COLUMBUS – With a good-looking winter wheat crop greening up, farmers might need a solid weed control program in place to ensure top yields.
“As a rule, wheat is very competitive with weeds, and some wheat fields don’t require herbicide treatment,” said Mark Loux, Ohio State University weed specialist. “But failure to scout fields and take the appropriate action can result in yield losses and harvesting problems.”
Weeds requiring immediate control are winter annuals such as chickweed, purple deadnettle, field pennycress, shepherdspurse and marestail (horseweed). Farmers can easily control them when small and in the rosette stage before the stem has bolted.
For most mustard species and marestail, 2,4-D is adequate. Mix 2,4-D with dicamba to broaden the spectrum of control.
For deadnettle and chickweed, Harmony Extra will be more effective than 2,4-D.
Many spring-applied wheat herbicides can suppress Canada thistle enough to prevent harvest problems. The effectiveness depends on the size of the weeds at application. Canada thistle is more likely to regrow if the application is made when thistle is very small.
Products that can work very well on Canada thistle are Stinger, Curtail and Express.
On wild garlic, highly effective products are Harmony Extra, Harmony GT and Peak.
Any herbicide labeled for wheat can be safely applied before jointing. After jointing, herbicide choices become limited as products can injure the crop and reduce yields.
Know wheat stages.
Don’t stage wheat based on the plant height, Loux said. Sometimes adverse weather can stall wheat growth and the crop may be at a later developmental stage when certain herbicides cannot be applied.
“Be sure to accurately stage the wheat based on physiological development rather than relying on height, to avoid injury and yield loss from herbicides,” Loux said.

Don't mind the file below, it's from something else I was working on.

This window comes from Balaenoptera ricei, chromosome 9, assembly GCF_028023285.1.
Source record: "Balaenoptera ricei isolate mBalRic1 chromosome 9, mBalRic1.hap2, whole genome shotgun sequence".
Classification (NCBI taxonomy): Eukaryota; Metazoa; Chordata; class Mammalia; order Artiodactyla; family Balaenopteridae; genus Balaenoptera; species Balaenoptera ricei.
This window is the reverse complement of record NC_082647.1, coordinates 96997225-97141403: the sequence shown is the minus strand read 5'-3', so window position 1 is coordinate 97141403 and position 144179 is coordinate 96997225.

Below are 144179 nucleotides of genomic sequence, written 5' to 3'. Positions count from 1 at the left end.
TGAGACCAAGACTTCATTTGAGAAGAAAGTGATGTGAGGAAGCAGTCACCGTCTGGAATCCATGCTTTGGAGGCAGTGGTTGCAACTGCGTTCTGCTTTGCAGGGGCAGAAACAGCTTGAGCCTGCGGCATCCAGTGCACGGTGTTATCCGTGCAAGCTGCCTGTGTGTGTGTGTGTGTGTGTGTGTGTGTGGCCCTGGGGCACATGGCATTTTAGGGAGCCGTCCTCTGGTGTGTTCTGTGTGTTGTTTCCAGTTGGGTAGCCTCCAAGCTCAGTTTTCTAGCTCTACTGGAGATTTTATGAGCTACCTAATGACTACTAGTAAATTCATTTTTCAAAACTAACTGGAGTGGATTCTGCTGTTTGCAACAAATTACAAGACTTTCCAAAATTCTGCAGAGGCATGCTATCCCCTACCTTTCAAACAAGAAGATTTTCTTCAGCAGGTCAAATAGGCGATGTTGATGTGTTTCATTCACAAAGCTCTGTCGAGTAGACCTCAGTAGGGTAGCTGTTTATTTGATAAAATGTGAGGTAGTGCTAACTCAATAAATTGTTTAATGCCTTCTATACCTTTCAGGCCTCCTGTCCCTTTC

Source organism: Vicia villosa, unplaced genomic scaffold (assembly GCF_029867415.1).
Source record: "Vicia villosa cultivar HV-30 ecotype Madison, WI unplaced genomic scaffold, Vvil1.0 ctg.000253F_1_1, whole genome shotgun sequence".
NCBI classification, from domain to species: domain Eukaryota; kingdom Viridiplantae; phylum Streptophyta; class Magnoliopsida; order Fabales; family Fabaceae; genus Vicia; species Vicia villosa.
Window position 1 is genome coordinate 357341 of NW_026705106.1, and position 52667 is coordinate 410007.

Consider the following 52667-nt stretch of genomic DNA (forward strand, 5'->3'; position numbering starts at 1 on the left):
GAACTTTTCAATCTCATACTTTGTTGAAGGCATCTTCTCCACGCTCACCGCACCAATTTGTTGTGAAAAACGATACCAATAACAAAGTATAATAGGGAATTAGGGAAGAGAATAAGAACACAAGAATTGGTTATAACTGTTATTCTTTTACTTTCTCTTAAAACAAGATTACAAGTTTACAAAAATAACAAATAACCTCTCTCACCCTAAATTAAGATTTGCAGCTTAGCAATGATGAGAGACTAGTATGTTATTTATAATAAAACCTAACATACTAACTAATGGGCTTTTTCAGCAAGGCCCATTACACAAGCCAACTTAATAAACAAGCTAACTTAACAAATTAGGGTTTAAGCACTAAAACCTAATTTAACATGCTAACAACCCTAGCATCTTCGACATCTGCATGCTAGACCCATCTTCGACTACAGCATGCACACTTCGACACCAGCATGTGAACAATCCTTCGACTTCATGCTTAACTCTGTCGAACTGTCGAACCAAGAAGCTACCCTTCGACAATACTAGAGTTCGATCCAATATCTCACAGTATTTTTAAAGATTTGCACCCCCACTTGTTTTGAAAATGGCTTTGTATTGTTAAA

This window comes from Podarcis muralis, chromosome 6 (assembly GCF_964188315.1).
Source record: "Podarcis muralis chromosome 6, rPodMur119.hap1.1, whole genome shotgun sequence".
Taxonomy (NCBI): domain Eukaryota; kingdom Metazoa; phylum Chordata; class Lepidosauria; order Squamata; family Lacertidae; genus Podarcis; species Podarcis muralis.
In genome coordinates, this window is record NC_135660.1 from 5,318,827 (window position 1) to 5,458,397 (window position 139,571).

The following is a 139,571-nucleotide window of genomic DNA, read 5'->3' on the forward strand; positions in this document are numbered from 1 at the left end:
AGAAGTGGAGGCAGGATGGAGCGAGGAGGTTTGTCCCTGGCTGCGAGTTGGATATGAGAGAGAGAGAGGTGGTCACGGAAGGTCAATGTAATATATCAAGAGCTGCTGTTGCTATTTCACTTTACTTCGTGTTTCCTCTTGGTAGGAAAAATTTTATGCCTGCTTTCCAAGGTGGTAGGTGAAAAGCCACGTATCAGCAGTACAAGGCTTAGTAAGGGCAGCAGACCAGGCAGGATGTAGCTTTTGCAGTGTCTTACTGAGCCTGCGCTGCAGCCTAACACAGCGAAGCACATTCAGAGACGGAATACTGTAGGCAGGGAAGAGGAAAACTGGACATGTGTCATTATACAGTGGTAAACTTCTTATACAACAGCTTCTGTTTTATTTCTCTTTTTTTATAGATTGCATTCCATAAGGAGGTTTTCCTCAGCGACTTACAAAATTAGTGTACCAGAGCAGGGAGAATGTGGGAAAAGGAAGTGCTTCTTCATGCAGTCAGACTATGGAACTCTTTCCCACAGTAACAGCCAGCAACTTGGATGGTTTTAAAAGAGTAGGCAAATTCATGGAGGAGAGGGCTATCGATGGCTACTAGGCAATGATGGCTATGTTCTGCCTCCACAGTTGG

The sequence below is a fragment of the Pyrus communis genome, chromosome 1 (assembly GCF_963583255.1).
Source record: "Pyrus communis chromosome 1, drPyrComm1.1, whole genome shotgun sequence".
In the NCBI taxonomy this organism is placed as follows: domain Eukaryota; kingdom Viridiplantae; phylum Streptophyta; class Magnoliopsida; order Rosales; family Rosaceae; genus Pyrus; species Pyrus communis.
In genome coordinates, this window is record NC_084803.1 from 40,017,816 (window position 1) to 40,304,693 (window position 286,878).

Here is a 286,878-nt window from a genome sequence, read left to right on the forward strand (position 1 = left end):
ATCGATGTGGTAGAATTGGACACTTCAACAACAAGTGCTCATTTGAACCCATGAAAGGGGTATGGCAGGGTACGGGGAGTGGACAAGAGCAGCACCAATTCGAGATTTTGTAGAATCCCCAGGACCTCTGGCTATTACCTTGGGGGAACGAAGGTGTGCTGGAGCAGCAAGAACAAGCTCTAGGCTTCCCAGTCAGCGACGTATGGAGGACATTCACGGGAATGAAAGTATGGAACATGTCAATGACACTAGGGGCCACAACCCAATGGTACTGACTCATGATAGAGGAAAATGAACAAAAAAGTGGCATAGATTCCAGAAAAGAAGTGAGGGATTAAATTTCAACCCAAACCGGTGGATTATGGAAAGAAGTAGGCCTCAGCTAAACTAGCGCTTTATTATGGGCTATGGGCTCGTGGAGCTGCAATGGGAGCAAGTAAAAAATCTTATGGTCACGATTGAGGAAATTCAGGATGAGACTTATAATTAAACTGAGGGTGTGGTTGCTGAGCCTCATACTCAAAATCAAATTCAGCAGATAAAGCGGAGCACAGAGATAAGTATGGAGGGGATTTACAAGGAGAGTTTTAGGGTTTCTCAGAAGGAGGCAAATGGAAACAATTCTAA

Top-dressing herbicides in a nitrogen fertilizer solution can be convenient, but also can increase injury, Loux said. Some labels recommend adjusting surfactant rates to minimize injury.
If nitrogen is split-applied, herbicide injury can be reduced if product is mixed in the nitrogen solution with water.
Always follow product labels for application timing and other safety procedures, Loux said.
Product limitations. Following are key herbicide limitations:
* 2,4-D – All products are labeled for application before jointing. A few can be applied as late as early boot, although injury risk increases after jointing.
To minimize risk of injury after jointing, use water as the carrier and do not apply more than a half pint of ester or 1 pint of amine.
2-4,D will not control chickweed or henbit and can be weak on smartweed and deadnettle. Two-methyl-4-chlorophenoxyacetic acid (MCPA) products have characteristics and labeling similar to 2,4-D products.
* Banvel – Apply before jointing. It’s not as effective as 2-4,D on mustard species but is more effective on smartweed and weak on chickweed, deadnettle, henbit and wild garlic. It can be tankmixed with 2,4-D.
* Buctril/Moxy – Apply before the boot stage. Applying in fertilizer solution increases leaf burn. Product is weak on most winter annuals, dandelion and wild garlic but is effective on ragweed.
For best results, apply before weeds reach the four-leaf stage or 2 inches tall.
* Curtail – This premix product of 2,4-D and Stinger can be applied before jointing, providing excellent control of ragweed and Canada thistle but weak on chickweed, henbit and wild garlic.
Do not plant double crop soybeans in fields treated with Curtail.
* Harmony Extra – Apply before flag leaf is visible and when weeds are less than 4 inches tall, or the rosette is less than 4 inches wide. Apply with a nonionic surfactant. Product is effective for wild garlic and most winter annuals but weak on ragweed.
* Harmony GT – Effectiveness is similar to Harmony Extra but less effective on Canada thistle, chickweed and a few other winter annuals.
* Express – Apply before flag leaf is visible when weeds are less than 4 inches tall or the rosette is less than 4 inches wide. Product is not as broad spectrum as Harmony Extra but is more effective on Canada thistle. Apply with a nonionic surfactant.
* Peak – Apply before the second node is detectable in wheat stem elongation and when weeds are 1-3 inches tall. Do not plant double crop soybeans in fields treated with Peak. Apply with crop oil concentrate or nonionic surfactant.
* Stinger – This high-cost option effective for Canada thistle and ragweed is best suited for spot treatment before early boot.